MOSCOW, Idaho — After the initial round of tests conducted by the University of Idaho, 34 tests out of 2,371, or 1.34%, that the university has processed so far came back positive as of Monday.
The university disclosed that some positives include results from people who already knew they were positive, completed their quarantine period, and are no longer infectious.
Testing began Thursday, Aug. 6. Tests are conducted at the university and sent to Gitman Medical Center until the university's own lab is up and running.
The school intends to test every single student before holding in-person classes in the fall. The school estimates they will complete about 24,000 tests over the course of the semester and will be able to turn around results in 24 hours.
Junior Cash Calhoun went to get his coronavirus test out of the way Tuesday and checked in using his student ID card.
"It's 15 seconds in there, up your nose. It's not the best feeling in the world, but it's not what everyone cracks it up to be," Calhoun said.
Calhoun lives on campus in a fraternity. He said he understands the need for precautions.
"I think it's a good thing, but I worry that if there's a false positive, or something like that, then student's education is going to suffer," Calhoun said."I definitely think something needs to happen and this is a better option than a lot of others."
As of Tuesday, the university said it didn't have information back yet regarding if any students had tested positive.
How the school will handle potential cases will depend on where students live. If they're on campus, they'll be relocated to a former dorm that's serving as an isolation unit.
In a memo sent to faculty and staff members in late July, UI President Scott Green reiterated the university's commitment to re-opening campus with COVID-19 protocols in place.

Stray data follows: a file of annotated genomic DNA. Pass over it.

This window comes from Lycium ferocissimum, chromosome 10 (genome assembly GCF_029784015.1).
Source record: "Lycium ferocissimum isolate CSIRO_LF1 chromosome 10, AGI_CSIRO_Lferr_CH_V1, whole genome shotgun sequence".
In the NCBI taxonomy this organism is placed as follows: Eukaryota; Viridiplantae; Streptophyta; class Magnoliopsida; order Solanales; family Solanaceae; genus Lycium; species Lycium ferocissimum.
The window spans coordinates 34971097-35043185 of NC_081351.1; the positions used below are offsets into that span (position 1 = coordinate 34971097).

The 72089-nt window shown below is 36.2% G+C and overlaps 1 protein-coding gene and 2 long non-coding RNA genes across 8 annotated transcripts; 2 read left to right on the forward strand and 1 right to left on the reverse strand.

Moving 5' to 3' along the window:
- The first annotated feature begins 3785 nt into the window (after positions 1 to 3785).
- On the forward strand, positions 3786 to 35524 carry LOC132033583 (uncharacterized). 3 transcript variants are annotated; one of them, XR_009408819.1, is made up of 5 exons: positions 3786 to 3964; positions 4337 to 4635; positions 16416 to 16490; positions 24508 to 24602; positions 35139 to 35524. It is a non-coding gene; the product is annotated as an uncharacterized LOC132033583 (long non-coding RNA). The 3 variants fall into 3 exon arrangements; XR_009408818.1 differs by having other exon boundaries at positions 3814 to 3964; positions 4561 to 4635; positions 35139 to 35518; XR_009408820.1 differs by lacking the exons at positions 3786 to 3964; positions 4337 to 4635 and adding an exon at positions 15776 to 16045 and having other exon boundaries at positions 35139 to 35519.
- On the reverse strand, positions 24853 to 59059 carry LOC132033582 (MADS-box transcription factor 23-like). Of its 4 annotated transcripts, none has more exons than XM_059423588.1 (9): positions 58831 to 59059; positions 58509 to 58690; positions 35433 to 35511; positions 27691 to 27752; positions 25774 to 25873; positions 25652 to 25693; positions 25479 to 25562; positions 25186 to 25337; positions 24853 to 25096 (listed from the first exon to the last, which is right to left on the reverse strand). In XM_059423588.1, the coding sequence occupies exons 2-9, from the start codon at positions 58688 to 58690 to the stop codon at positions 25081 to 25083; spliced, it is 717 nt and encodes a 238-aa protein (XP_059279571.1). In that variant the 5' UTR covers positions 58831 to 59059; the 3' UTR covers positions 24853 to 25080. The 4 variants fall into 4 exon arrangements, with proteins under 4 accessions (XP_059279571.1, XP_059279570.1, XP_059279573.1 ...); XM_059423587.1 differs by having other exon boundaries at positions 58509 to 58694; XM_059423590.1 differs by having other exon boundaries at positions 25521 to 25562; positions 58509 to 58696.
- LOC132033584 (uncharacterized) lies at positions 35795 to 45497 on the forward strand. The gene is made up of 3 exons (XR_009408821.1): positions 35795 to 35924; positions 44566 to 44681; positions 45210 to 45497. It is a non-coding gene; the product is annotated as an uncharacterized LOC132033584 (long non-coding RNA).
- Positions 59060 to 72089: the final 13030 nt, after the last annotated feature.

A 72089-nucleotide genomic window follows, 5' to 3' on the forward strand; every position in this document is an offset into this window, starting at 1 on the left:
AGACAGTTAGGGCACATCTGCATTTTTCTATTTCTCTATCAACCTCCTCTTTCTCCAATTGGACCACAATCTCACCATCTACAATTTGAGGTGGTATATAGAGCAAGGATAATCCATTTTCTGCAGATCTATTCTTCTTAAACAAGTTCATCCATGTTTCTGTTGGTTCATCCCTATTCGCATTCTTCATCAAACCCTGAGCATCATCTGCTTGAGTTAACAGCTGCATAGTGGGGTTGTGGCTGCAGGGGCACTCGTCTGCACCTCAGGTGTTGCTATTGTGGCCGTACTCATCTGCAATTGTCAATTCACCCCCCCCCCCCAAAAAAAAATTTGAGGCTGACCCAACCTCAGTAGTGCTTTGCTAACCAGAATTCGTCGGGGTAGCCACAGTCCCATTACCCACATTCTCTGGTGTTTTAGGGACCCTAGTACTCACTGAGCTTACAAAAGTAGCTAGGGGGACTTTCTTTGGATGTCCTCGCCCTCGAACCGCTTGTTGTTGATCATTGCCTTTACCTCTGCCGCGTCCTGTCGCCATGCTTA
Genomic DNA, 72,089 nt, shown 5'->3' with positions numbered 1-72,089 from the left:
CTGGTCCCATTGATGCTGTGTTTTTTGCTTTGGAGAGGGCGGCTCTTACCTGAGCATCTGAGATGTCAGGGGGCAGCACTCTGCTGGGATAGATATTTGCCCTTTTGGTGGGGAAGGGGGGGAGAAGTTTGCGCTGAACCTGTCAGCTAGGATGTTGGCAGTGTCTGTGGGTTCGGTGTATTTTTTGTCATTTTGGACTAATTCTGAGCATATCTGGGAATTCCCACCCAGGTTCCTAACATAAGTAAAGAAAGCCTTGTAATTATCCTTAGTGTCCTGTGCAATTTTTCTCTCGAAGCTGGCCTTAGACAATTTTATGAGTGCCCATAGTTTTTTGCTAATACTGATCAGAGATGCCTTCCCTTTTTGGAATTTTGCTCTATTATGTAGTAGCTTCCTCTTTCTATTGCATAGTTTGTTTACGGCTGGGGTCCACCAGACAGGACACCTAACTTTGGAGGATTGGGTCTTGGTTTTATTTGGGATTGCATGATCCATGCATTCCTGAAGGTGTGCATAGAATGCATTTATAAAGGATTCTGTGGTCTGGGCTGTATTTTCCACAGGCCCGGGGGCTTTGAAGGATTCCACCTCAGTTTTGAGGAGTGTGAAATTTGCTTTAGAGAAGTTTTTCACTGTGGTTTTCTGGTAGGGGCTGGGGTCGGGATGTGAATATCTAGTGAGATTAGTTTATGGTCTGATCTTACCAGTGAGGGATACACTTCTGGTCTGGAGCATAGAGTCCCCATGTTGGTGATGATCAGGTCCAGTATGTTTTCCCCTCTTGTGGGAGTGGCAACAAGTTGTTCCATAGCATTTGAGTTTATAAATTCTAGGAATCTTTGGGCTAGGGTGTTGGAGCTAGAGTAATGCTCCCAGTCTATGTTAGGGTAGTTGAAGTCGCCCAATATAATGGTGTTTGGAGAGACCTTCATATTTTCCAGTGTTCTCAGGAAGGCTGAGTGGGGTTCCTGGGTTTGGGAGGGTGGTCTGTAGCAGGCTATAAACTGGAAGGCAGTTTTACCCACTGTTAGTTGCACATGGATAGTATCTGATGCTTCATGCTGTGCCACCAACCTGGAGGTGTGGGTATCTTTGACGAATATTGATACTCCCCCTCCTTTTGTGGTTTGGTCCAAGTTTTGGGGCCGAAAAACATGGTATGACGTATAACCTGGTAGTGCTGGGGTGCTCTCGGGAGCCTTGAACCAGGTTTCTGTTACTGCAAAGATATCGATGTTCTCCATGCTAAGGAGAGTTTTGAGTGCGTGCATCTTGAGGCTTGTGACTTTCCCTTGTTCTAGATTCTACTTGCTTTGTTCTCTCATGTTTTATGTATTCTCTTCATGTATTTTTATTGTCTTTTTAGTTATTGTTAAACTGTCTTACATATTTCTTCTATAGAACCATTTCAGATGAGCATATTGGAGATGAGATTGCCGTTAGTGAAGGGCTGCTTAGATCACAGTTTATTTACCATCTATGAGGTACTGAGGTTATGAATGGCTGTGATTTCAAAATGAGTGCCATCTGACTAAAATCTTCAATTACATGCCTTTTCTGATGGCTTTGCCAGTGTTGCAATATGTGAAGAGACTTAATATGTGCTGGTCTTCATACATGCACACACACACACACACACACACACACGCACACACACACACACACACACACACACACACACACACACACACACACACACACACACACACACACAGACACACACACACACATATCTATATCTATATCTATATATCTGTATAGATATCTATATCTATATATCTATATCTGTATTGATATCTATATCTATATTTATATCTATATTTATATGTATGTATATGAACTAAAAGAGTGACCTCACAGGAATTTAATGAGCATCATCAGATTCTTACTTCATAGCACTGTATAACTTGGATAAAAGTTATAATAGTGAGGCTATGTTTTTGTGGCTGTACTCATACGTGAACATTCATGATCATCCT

"Let us emphasize that we are committed to be open for in-person classes this fall," wrote Green in the memo. "This is only possible because we have made truly incredible progress working with healthcare experts and our partners at Gritman Medical Center to design specific safety protocols."
"We have put in place a lot of protocols and gone above and beyond what the [Centers for Disease Control and Prevention] is recommending," said UI Communications Director Jodi Walker.
According to Walker, UI plans to adopt a "high-flex model" for in-person classes this year. In most instances, students will alternate days spent learning in a classroom with online instruction in an effort to reduce the amount of people in campus buildings. Some classes will be conducted totally online, Walker said.
Additionally, the university plans to take temperature readings of people entering certain high-traffic buildings on campus like the Kibbie Dome.
UI's plan is noticeably different from that of Washington State University, just half-a-dozen miles away in Pullman. This month, WSU announced plans to conduct most of its undergraduate classes online.
Green addressed the differences between WSU's plan and UI in his memo, citing UI's "uniquely robust set of safety measures."
"While going online could make our job easier in some ways, it would be the worst possible outcome for many employees and students," wrote Green.
UI's push for on-campus instruction has drawn some skepticism from both students and faculty members alike. Green, in his memo, said the university understood the "anxiety" felt by some.
When asked about WSU's decision to go primarily online with classes compared to the University of Idaho, Walker cited differences in state guidelines and noted UI's status as a state school along with the university's campus culture.
"The University of Idaho is a residential campus. Our students come here for the experience of being on the Moscow campus," she said. "We have an obligation to them to be able to deliver in that way. And that's what they're paying for, that's what they expect."
Walker noted that UI's capability to conduct its own COVID-19 testing was another major factor in being able to offer on-campus instruction. Campus researchers would be aiding in tracking campus test data as well.
"We're going to be able to keep track of where things are at," she said.
According to Walker, students plan to return to campus over a three-week period in August. The university's dorm move-in event has been staggered over the course of a week instead of traditionally taking place on a single day.
The school is encouraging faculty and staff members to get tested, but isn't requiring it.